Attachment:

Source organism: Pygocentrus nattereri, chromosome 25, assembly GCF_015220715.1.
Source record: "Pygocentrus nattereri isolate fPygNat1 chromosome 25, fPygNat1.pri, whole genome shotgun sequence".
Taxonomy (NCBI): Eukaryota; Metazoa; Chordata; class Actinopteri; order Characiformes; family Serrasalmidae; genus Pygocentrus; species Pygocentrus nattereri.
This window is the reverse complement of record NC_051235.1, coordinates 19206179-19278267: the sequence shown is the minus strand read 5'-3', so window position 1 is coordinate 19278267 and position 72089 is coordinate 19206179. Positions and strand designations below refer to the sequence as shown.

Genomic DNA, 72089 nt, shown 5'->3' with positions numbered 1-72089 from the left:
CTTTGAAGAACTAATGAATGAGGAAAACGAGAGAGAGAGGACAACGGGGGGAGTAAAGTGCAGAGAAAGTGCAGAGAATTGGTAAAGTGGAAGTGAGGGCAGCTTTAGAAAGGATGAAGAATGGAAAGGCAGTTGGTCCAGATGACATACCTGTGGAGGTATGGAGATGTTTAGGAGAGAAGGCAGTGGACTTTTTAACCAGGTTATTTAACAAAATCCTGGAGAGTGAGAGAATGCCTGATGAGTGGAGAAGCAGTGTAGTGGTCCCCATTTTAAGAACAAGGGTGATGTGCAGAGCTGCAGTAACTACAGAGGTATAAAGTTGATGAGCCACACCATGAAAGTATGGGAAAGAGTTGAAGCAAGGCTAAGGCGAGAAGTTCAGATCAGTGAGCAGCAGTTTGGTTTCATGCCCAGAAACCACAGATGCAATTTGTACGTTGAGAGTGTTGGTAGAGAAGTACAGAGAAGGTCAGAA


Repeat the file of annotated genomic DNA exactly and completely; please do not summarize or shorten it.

Source organism: Pygocentrus nattereri, chromosome 25, assembly GCF_015220715.1.
Source record: "Pygocentrus nattereri isolate fPygNat1 chromosome 25, fPygNat1.pri, whole genome shotgun sequence".
Taxonomy (NCBI): Eukaryota; Metazoa; Chordata; class Actinopteri; order Characiformes; family Serrasalmidae; genus Pygocentrus; species Pygocentrus nattereri.
This window is the reverse complement of record NC_051235.1, coordinates 19206179-19278267: the sequence shown is the minus strand read 5'-3', so window position 1 is coordinate 19278267 and position 72089 is coordinate 19206179. Positions and strand designations below refer to the sequence as shown.

Genomic DNA, 72089 nt, shown 5'->3' with positions numbered 1-72089 from the left:
CTTTGAAGAACTAATGAATGAGGAAAACGAGAGAGAGAGGACAACGGGGGGAGTAAAGTGCAGAGAAAGTGCAGAGAATTGGTAAAGTGGAAGTGAGGGCAGCTTTAGAAAGGATGAAGAATGGAAAGGCAGTTGGTCCAGATGACATACCTGTGGAGGTATGGAGATGTTTAGGAGAGAAGGCAGTGGACTTTTTAACCAGGTTATTTAACAAAATCCTGGAGAGTGAGAGAATGCCTGATGAGTGGAGAAGCAGTGTAGTGGTCCCCATTTTAAGAACAAGGGTGATGTGCAGAGCTGCAGTAACTACAGAGGTATAAAGTTGATGAGCCACACCATGAAAGTATGGGAAAGAGTTGAAGCAAGGCTAAGGCGAGAAGTTCAGATCAGTGAGCAGCAGTTTGGTTTCATGCCCAGAAACCACAGATGCAATTTGTACGTTGAGAGTGTTGGTAGAGAAGTACAGAGAAGGTCAGAA